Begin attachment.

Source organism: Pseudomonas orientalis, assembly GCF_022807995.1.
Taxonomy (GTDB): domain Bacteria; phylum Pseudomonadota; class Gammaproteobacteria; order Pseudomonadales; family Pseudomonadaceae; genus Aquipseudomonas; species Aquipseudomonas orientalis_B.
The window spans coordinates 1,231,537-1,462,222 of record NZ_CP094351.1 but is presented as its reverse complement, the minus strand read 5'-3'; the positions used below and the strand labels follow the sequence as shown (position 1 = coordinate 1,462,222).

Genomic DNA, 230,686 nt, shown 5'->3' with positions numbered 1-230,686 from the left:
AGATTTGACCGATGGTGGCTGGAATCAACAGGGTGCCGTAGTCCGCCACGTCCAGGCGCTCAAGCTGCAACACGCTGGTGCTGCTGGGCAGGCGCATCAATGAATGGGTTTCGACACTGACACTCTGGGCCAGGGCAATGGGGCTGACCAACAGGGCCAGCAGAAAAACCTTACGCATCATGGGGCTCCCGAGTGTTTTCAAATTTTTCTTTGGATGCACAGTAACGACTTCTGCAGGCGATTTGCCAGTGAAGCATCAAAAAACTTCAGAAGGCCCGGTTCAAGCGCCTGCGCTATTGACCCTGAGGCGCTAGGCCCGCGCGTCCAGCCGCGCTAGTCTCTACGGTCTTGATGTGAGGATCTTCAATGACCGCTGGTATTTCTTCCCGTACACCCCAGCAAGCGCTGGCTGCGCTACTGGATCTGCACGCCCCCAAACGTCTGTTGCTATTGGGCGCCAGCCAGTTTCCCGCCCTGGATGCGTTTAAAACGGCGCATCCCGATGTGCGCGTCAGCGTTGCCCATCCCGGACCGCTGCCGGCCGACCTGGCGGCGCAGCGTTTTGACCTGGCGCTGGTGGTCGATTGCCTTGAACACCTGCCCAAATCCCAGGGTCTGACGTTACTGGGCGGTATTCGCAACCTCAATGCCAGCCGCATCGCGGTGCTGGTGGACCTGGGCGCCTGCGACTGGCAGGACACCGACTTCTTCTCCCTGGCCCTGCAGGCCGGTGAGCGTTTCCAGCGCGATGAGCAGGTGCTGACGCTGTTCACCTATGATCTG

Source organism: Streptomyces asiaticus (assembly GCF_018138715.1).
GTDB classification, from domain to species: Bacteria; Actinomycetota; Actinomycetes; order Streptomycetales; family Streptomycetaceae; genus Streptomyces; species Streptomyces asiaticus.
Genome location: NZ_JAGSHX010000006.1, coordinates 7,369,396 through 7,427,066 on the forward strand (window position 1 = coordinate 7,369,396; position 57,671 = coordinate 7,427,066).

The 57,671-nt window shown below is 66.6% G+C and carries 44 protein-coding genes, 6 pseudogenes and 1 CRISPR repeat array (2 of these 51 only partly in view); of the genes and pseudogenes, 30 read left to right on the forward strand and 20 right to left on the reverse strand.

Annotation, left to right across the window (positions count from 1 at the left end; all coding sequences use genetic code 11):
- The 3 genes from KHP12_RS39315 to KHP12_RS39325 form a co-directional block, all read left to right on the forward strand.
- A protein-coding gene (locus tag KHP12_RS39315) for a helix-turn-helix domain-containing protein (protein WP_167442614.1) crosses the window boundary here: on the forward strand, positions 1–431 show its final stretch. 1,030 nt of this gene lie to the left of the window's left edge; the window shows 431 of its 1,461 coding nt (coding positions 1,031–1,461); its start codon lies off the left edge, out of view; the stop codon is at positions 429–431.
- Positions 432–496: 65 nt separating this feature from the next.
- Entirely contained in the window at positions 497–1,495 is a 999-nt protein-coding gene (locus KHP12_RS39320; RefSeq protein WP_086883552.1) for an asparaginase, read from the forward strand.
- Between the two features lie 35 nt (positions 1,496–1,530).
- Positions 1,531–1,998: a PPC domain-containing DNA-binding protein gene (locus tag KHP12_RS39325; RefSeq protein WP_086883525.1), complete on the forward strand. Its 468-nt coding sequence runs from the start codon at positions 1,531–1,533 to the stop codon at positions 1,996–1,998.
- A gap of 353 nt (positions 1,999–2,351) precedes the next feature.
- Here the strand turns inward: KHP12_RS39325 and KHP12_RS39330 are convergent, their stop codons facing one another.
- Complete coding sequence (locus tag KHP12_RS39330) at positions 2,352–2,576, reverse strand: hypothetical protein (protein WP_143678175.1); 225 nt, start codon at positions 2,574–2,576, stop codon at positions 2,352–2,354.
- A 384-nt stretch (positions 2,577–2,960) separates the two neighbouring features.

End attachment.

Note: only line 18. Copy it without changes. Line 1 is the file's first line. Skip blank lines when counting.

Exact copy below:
- Here the strand turns inward: KHP12_RS39325 and KHP12_RS39330 are convergent, their stop codons facing one another.